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New genetic markers linked to breast cancer risk

9 August 2010
Appeared in BioNews 570

A large prospective study has discovered new genetic variants associated with an increased risk of breast cancer.

The scientists from Oxford University in the UK compared data from over 10,000 women with breast cancer and 10,000 women without the disease. 

They analysed 14 SNPs (single nucleotide polymorphisms) alone and in combination that were previously associated with breast cancer, to see how they related to risk and cancer subtype.

The researchers also performed a meta-analysis on the data from this study and other related studies.

They found that SNPs in the FGFR1 and TNRC9 genes, as well as a third SNP on Chromosome 2, were associated with an overall increase in risk, and that prediction was most reliable for oestrogen receptor (ER) positive cancers and lower grade tumours.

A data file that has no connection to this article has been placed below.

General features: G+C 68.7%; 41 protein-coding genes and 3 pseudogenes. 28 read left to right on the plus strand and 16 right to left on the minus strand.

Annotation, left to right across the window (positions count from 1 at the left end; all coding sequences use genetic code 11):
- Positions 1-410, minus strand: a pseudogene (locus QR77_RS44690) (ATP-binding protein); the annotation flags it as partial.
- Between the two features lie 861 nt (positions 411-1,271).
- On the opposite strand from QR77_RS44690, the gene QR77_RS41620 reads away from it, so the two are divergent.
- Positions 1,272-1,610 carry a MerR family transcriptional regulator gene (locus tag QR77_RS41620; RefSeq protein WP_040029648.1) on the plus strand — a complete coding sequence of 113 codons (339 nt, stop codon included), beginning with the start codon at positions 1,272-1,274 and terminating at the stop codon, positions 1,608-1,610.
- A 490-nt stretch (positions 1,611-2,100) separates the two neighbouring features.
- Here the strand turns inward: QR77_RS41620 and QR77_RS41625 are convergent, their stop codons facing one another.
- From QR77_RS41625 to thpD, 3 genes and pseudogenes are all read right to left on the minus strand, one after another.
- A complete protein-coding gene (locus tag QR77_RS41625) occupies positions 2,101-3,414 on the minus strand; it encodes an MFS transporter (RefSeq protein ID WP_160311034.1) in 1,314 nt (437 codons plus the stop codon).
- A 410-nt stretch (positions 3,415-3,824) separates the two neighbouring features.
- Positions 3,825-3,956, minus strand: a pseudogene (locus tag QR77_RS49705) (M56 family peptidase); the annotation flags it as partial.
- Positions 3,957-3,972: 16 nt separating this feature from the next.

The study concluded that women under 70 years of age with the highest polygenic risk scores had double the breast cancer risk of 8.8 per cent compared to 4.4 per cent in women with the lowest polygenic scores.

The PHG Foundation commenting on this research said: ‘This is an important study which evaluates the predictive value of selected genetic markers identified by different studies and finds that it varies for different tumour subtypes’.

‘Ultimately the combination of established and novel environmental and genetic risk factors could refine risk prediction for targeted population screening’.

The research is published in JAMA.

Genetic factors in breast cancer risk prediction
PHG Foundation |  5 August 2010
Incidence of breast cancer and its subtypes in relation to individual and multiple low-penetrance genetic susceptibility loci
JAMA |  28 July 2010
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